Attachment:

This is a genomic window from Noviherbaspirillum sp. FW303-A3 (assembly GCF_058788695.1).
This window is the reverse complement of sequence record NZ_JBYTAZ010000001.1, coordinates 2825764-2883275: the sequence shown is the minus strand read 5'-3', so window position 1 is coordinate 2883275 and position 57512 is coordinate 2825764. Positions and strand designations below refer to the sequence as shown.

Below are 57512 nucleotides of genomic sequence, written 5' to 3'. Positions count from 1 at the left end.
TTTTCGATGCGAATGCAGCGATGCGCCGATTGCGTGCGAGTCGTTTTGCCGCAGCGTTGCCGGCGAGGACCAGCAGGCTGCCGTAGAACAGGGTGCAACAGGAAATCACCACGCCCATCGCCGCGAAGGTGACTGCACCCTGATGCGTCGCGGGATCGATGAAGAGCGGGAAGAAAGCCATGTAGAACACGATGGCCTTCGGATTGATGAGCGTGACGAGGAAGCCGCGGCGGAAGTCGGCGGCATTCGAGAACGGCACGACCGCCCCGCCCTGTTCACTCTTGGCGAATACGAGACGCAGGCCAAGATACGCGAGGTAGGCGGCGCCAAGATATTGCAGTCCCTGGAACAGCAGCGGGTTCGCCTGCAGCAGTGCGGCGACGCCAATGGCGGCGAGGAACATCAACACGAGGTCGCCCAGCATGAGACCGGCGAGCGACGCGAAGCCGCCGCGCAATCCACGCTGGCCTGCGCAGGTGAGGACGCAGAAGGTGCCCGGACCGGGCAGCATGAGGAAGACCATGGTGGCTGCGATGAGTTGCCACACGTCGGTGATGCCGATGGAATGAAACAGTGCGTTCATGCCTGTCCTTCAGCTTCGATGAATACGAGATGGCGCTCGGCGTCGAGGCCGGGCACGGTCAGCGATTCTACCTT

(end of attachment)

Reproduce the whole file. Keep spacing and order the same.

This is a genomic window from Noviherbaspirillum sp. FW303-A3 (assembly GCF_058788695.1).
This window is the reverse complement of sequence record NZ_JBYTAZ010000001.1, coordinates 2825764-2883275: the sequence shown is the minus strand read 5'-3', so window position 1 is coordinate 2883275 and position 57512 is coordinate 2825764. Positions and strand designations below refer to the sequence as shown.

Below are 57512 nucleotides of genomic sequence, written 5' to 3'. Positions count from 1 at the left end.
TTTTCGATGCGAATGCAGCGATGCGCCGATTGCGTGCGAGTCGTTTTGCCGCAGCGTTGCCGGCGAGGACCAGCAGGCTGCCGTAGAACAGGGTGCAACAGGAAATCACCACGCCCATCGCCGCGAAGGTGACTGCACCCTGATGCGTCGCGGGATCGATGAAGAGCGGGAAGAAAGCCATGTAGAACACGATGGCCTTCGGATTGATGAGCGTGACGAGGAAGCCGCGGCGGAAGTCGGCGGCATTCGAGAACGGCACGACCGCCCCGCCCTGTTCACTCTTGGCGAATACGAGACGCAGGCCAAGATACGCGAGGTAGGCGGCGCCAAGATATTGCAGTCCCTGGAACAGCAGCGGGTTCGCCTGCAGCAGTGCGGCGACGCCAATGGCGGCGAGGAACATCAACACGAGGTCGCCCAGCATGAGACCGGCGAGCGACGCGAAGCCGCCGCGCAATCCACGCTGGCCTGCGCAGGTGAGGACGCAGAAGGTGCCCGGACCGGGCAGCATGAGGAAGACCATGGTGGCTGCGATGAGTTGCCACACGTCGGTGATGCCGATGGAATGAAACAGTGCGTTCATGCCTGTCCTTCAGCTTCGATGAATACGAGATGGCGCTCGGCGTCGAGGCCGGGCACGGTCAGCGATTCTACCTT